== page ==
Let’s be honest: there’s no dish like a roast chicken to celebrate a family get together. I am always slightly proud, a little feeling that warms me up from the inside, when I roast a chicken: you can smell it as soon as you open the door, a well known tempting aroma that welcomes my guests when they arrive or simply tells my family that lunch is ready. I feel like a new Marion Cunningham when I pull out of the chicken from the oven with my gigantic gloves and take it to the table with a smile that would suit perfectly a fifties housewife. Just add backcombed hair and a string of pearls and you have the ideal picture.
A roast chicken was then the easiest choice for the final menu of our Tuscan Christmas lunch with Cecchi Winery. In addition to being spectacular, especially if served with a pan of perfectly roasted mixed vegetables, it is also the perfect dish to impress your guests and keep the lunch on a budget. Wow effect guaranteed. Needless to say, choose a free range chicken at the supermarket or buy it directly from a farm… it will assure you a healthier sustainable meat and – not less important – a better flavour. Once you have a good chicken it’s a child’s play.
As for the recipe, time to work a little magic again. The chicken is not simply roasted but even stuffed with sausage, orange peel, juniper berries to give a touch of balsamic and our unmissable stale Tuscan bread. The stuffing keeps the chicken juicy and flavourful inside – even the breast which is usually not so appreciated – and add extra colour and richness to the dish: give everyone a piece of meat and a scoop of stuffing, plus a generous serving of baked vegetables. Obviously, the thigh goes to the children, or if it’s your favorite piece, it’s time to do some tricks to save it for you.
The roast vegetables – a rainbow of chopped potatoes, red onions, carrots and cauliflower drizzled with good extra virgin olive oil, salt and black pepper – require the same cooking time as the chicken in a fan assisted oven, a stress free side dish with winter festive tones.
A Tuscan Christmas lunch - Stuffed roast chicken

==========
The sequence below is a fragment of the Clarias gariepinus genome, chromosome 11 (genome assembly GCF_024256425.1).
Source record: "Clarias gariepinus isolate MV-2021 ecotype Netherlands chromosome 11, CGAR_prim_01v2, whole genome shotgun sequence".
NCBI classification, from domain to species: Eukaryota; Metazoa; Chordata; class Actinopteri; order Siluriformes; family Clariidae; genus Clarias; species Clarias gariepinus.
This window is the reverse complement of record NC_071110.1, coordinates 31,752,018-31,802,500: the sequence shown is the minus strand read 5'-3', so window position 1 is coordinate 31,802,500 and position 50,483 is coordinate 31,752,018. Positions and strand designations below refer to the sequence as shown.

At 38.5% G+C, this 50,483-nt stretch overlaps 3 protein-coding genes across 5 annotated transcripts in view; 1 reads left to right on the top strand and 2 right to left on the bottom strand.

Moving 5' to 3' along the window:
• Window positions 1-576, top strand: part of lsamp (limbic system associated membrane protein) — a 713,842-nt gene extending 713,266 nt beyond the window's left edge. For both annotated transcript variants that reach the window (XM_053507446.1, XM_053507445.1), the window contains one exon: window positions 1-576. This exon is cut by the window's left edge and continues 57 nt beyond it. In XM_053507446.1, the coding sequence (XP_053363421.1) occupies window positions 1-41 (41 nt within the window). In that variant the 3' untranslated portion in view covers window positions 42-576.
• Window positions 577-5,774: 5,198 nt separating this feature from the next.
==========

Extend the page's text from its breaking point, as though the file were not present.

- A chicken, about 1.2 kg, already cleaned and ready to be cooked
- 150 g of stale bread
- 5 juniper berries
- 3 fresh pork sausages, about 250 g
- Juice and peel of an organic orange
- Extra virgin olive oil
- Freshly ground black pepper
- Preheat oven to 180°C, fan assisted.
- Rinse the chicken under cold running water, pat dry with kitchen paper and sprinkle slightly with salt inside.
- Soak the bread in a bowl of cold water, when elastic squeeze it with your hands and crumble in another bowl. Add the peeled sausage, the crushed juniper berries, the finely grated rind of an orange, a drizzle of good extra virgin olive oil, salt and a generous pinch of black pepper. Mix all the ingredients with your hands.
- Stuff the chicken the with the bread and sausage stuffing, tie with a kitchen string and rub the skin with salt, pepper and a generous drizzle of extra virgin olive oil. Arrange the chicken in a baking dish previously greased with olive oil and put in the oven.
- Roast the chicken for about one hour and ten minutes and drizzle occasionally with the orange juice or the cooking liquid to keep it moist. When the skin is golden brown, shiny and crisp your chicken is ready.
- Remove it from the oven and let it rest wrapped in aluminum foil for a few minutes before serving.
Wine paring by Cecchi
Riserva di Famiglia Chianti Classico Riserva. Riserva di Famiglia has found the perfect friend for this Christmas. Thank you Juls for the pairing! The Sangiovese of our Chianti Classico Riserva with its intense hints of violets and its well-balanced body will be in a good company with the fantastic and tasty roast chicken and your Christmas lunch will be unforgettable.
And now tell me which is your favorite piece in a roast chicken? the easy to eat thigh, the breast – probably the connoisseurs’s choice – or the wings, crisp and tasty? Tomorrow we’ll discover the last course of our Tuscan Christmas lunch with a typical cake from Siena belonging to the medieval tradition.